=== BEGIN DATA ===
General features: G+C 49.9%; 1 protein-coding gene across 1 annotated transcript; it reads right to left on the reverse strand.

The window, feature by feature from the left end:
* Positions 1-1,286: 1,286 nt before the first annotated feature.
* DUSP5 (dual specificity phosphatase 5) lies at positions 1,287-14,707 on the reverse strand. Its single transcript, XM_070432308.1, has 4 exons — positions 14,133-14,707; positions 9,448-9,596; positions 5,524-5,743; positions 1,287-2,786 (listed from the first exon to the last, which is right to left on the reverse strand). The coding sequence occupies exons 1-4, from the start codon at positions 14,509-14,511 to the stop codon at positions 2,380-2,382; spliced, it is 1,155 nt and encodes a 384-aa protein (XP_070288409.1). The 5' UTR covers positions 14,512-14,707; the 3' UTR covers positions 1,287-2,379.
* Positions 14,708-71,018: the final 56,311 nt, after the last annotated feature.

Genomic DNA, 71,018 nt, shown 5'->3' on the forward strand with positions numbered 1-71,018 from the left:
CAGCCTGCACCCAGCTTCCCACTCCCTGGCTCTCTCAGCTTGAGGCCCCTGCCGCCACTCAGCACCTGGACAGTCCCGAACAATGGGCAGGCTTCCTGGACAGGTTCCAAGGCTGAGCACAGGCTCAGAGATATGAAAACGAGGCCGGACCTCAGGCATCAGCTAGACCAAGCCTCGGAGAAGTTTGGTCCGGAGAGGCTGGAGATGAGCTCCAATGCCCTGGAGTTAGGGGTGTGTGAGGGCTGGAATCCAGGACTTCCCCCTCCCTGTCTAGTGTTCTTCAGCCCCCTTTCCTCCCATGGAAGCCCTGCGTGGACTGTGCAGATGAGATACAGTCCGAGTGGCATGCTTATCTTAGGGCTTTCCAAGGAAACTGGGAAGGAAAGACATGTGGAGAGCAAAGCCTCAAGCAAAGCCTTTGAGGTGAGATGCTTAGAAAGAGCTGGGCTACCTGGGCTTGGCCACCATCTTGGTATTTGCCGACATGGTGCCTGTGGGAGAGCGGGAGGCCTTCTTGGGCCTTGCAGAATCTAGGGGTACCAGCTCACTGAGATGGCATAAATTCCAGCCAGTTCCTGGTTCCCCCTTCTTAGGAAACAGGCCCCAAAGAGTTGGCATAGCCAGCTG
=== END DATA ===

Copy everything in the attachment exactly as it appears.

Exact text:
General features: G+C 49.9%; 1 protein-coding gene across 1 annotated transcript; it reads right to left on the reverse strand.

The window, feature by feature from the left end:
* Positions 1-1,286: 1,286 nt before the first annotated feature.
* DUSP5 (dual specificity phosphatase 5) lies at positions 1,287-14,707 on the reverse strand. Its single transcript, XM_070432308.1, has 4 exons — positions 14,133-14,707; positions 9,448-9,596; positions 5,524-5,743; positions 1,287-2,786 (listed from the first exon to the last, which is right to left on the reverse strand). The coding sequence occupies exons 1-4, from the start codon at positions 14,509-14,511 to the stop codon at positions 2,380-2,382; spliced, it is 1,155 nt and encodes a 384-aa protein (XP_070288409.1). The 5' UTR covers positions 14,512-14,707; the 3' UTR covers positions 1,287-2,379.
* Positions 14,708-71,018: the final 56,311 nt, after the last annotated feature.

Genomic DNA, 71,018 nt, shown 5'->3' on the forward strand with positions numbered 1-71,018 from the left:
CAGCCTGCACCCAGCTTCCCACTCCCTGGCTCTCTCAGCTTGAGGCCCCTGCCGCCACTCAGCACCTGGACAGTCCCGAACAATGGGCAGGCTTCCTGGACAGGTTCCAAGGCTGAGCACAGGCTCAGAGATATGAAAACGAGGCCGGACCTCAGGCATCAGCTAGACCAAGCCTCGGAGAAGTTTGGTCCGGAGAGGCTGGAGATGAGCTCCAATGCCCTGGAGTTAGGGGTGTGTGAGGGCTGGAATCCAGGACTTCCCCCTCCCTGTCTAGTGTTCTTCAGCCCCCTTTCCTCCCATGGAAGCCCTGCGTGGACTGTGCAGATGAGATACAGTCCGAGTGGCATGCTTATCTTAGGGCTTTCCAAGGAAACTGGGAAGGAAAGACATGTGGAGAGCAAAGCCTCAAGCAAAGCCTTTGAGGTGAGATGCTTAGAAAGAGCTGGGCTACCTGGGCTTGGCCACCATCTTGGTATTTGCCGACATGGTGCCTGTGGGAGAGCGGGAGGCCTTCTTGGGCCTTGCAGAATCTAGGGGTACCAGCTCACTGAGATGGCATAAATTCCAGCCAGTTCCTGGTTCCCCCTTCTTAGGAAACAGGCCCCAAAGAGTTGGCATAGCCAGCTG